Rev Med Virol. 2008 Nov-Dec;18(6):407-21. doi: 10.1002/rmv.593.
Loop mediated isothermal amplification (LAMP): a new generation of innovative gene amplification technique; perspectives in clinical diagnosis of infectious diseases.
Parida M1, Sannarangaiah S, Dash PK, Rao PV, Morita K.
Author information
1Division of Virology, Defence Research & Development Establishment, Gwalior 474002, MP, India.
Loop mediated isothermal amplification (LAMP) is a powerful innovative gene amplification technique emerging as a simple rapid diagnostic tool for early detection and identification of microbial diseases. The whole procedure is very simple and rapid wherein the amplification can be completed in less than 1 h under isothermal conditions employing a set of six specially designed primers spanning eight distinct sequences of a target gene, by incubating all the reagents in a single tube. Gene amplification products can be detected by agarose gel electrophoresis as well as by real-time monitoring in an inexpensive turbidimeter. Gene copy number can also be quantified with the help of a standard curve generated from different concentrations of gene copy number plotted against time of positivity with the help of a real-time turbidimeter. Alternatively, gene amplification can be visualised by the naked eye either as turbidity or in the form of a colour change when SYBR Green I, a fluorescent dsDNA intercalating dye, is employed. LAMP does not require a thermal cycler and can be performed simply with a heating block and/or water bath. Considering the advantages of rapid amplification, simple operation and easy detection, LAMP has potential applications for clinical diagnosis as well as surveillance of infectious diseases in developing countries without requiring sophisticated equipment or skilled personnel.

Anal Bioanal Chem. 2014 Jun 1. [Epub ahead of print]
Detection of the food allergen celery via loop-mediated isothermal amplification technique.
Zahradnik C1, Martzy R, Mach RL, Krska R, Farnleitner AH, Brunner K.
Author information
1Institute of Chemical Engineering, IFA-Tulln, Center for Analytical Chemistry, Vienna University of Technology, Konrad Lorenz Str. 20, 3430, Tulln, Austria.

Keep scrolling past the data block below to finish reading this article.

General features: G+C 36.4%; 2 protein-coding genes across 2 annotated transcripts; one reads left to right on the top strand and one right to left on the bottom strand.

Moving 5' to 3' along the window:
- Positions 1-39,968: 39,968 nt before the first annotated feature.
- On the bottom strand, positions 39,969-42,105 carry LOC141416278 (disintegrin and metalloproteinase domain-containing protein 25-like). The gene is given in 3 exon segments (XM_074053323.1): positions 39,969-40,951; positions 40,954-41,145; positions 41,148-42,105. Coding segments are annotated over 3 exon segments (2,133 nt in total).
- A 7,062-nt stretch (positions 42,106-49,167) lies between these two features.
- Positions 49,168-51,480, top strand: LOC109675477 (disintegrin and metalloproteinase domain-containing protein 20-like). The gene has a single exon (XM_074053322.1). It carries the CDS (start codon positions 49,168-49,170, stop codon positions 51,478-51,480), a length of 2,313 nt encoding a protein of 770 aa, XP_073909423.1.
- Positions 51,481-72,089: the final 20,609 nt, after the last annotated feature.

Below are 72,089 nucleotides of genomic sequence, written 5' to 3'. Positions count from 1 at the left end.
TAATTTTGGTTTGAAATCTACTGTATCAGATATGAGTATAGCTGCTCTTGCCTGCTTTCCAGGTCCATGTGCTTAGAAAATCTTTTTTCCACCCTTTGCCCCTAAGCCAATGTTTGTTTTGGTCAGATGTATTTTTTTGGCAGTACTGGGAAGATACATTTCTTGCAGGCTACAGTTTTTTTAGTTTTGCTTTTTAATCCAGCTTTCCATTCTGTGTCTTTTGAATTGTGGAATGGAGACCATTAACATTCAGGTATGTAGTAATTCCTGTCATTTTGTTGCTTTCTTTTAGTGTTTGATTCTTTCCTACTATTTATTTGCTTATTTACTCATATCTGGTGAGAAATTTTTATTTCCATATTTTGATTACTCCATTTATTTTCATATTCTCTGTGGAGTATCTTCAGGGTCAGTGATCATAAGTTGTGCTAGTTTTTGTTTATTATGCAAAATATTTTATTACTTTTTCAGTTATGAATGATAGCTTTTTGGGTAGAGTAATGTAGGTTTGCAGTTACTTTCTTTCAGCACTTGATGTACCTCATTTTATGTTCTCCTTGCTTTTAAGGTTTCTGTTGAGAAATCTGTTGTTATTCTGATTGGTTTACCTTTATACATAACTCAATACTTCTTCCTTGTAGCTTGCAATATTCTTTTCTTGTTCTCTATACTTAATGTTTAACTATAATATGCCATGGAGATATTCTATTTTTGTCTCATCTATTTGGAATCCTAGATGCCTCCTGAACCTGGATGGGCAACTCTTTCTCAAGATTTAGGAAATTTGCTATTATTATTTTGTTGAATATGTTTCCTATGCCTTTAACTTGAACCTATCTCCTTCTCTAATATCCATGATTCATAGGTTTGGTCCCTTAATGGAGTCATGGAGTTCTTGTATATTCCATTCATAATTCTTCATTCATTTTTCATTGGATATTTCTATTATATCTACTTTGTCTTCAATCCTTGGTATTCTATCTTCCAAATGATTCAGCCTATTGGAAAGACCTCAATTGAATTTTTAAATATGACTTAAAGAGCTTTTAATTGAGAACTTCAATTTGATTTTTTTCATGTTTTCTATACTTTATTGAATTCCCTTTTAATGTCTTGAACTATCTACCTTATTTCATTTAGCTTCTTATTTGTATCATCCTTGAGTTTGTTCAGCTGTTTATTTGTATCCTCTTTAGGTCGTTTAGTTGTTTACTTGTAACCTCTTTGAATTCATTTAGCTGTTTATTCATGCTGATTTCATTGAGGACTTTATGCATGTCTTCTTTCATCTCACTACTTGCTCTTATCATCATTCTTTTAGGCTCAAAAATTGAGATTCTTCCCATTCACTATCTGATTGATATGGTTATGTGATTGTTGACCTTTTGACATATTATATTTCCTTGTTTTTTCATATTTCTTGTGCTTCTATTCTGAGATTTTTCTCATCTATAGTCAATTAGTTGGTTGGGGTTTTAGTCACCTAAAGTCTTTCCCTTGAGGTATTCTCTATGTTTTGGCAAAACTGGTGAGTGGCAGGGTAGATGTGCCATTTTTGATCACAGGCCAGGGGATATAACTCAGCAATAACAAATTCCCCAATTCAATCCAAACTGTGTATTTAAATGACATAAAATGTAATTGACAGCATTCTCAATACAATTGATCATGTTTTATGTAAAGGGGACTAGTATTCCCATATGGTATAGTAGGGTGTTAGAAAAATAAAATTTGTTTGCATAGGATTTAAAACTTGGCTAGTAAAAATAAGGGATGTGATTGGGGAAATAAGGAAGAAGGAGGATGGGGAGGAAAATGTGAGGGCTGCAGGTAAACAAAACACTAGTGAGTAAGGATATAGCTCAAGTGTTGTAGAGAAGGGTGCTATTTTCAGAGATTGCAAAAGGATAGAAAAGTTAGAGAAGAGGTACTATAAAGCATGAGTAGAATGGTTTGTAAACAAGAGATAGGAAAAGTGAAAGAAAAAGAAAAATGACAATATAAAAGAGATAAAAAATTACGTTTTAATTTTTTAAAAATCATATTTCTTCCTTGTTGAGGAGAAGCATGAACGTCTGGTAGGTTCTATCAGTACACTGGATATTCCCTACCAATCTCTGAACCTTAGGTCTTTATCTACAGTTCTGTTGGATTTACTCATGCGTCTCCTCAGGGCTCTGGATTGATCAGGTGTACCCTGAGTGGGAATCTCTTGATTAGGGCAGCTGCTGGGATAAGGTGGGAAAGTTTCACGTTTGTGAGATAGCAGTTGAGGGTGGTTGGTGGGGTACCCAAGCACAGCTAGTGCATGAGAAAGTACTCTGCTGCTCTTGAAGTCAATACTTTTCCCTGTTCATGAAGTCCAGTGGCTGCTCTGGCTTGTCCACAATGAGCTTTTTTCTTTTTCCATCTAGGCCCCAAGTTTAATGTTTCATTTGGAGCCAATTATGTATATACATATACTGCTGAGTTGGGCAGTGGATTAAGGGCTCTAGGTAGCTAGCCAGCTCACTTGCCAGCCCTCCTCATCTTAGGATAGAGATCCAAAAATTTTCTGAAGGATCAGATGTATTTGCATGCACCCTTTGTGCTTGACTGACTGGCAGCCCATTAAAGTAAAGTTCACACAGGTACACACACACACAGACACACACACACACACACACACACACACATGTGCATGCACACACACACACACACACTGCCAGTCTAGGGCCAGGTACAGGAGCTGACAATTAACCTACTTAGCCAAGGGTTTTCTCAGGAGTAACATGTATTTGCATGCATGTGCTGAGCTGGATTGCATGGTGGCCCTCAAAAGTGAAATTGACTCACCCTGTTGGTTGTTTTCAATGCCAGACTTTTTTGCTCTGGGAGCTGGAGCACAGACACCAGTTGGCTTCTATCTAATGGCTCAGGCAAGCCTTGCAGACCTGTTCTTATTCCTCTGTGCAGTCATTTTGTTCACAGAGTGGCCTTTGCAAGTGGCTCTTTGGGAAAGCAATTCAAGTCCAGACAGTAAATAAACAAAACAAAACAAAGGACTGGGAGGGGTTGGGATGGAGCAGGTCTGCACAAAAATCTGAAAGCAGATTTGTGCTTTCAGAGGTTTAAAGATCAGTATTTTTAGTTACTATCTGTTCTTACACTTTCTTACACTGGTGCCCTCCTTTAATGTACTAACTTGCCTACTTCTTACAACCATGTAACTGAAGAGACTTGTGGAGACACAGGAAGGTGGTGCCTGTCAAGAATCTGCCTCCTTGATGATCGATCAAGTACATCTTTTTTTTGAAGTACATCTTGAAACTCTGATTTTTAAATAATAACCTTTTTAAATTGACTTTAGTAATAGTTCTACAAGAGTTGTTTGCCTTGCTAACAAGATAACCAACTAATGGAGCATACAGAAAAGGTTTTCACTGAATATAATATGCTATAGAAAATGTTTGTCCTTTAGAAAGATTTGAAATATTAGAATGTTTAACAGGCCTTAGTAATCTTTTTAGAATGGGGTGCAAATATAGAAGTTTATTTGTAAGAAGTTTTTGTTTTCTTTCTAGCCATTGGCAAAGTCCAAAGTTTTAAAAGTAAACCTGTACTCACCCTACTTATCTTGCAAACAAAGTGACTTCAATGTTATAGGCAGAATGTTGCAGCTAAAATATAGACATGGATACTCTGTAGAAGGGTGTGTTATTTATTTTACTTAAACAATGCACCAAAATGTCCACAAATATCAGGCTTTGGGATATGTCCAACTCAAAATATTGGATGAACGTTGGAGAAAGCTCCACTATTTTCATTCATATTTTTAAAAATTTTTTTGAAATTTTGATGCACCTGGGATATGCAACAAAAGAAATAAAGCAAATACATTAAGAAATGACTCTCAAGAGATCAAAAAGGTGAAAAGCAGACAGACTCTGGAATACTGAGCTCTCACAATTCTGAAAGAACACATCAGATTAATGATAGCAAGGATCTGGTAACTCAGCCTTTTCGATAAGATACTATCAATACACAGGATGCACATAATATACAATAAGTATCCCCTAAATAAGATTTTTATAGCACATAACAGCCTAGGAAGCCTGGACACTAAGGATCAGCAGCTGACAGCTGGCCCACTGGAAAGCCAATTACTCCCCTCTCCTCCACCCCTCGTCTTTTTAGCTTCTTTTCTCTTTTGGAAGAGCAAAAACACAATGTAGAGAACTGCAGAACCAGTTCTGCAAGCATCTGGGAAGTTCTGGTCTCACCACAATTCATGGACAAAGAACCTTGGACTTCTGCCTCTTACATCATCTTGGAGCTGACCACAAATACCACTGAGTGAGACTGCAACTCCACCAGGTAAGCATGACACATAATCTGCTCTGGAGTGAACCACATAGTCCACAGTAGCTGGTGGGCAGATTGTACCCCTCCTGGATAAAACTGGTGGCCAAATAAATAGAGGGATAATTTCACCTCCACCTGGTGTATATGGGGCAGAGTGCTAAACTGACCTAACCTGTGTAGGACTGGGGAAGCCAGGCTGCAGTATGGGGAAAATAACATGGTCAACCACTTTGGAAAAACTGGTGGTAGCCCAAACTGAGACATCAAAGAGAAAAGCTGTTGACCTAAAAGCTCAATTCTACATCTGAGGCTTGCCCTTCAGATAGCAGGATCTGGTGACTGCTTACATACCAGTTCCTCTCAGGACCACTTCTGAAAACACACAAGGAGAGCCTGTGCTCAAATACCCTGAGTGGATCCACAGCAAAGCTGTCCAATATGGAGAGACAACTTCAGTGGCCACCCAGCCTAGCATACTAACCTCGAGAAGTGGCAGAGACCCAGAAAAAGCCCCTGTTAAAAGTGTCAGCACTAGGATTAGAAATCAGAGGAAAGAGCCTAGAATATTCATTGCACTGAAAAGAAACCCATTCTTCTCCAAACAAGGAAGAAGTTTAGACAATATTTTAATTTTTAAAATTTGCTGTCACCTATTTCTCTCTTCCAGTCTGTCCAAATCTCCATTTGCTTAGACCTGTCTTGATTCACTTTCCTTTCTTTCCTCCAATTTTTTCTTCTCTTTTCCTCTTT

Since 2005, celery and celery products have to be labeled according to Directive 2003/89/EC due to their allergenic potential. In order to provide a DNA-based, rapid and simple detection method suitable for high-throughput analysis, a loop-mediated isothermal amplification (LAMP) assay for the detection of celery (Apium graveolens) was developed. The assay was tested for specificity for celery since closely related species also hold food relevance. The limit of detection (LOD) for spiked food samples was found to be as low as 7.8 mg of dry celery powder per kilogram. An evaluation of different amplification and detection platforms was performed to show reliable detection independent from the instrument used for amplification (thermal cycler or heating block) and detection mechanisms (real-time fluorescence detection, agarose gel electrophoresis or nucleic acid staining). The analysis of 10 commercial food samples representing diverse and complex food matrices, and a false-negative rate of 0 % for approximately 24 target copies or 0.08 ng celery DNA for three selected food matrices show that LAMP has the potential to be used as an alternative strategy for the detection of allergenic celery. The performance of the developed LAMP assay turned out to be equal or superior to the best available PCR assay for the detection of celery in food products.


Phil Lieberman, M.D.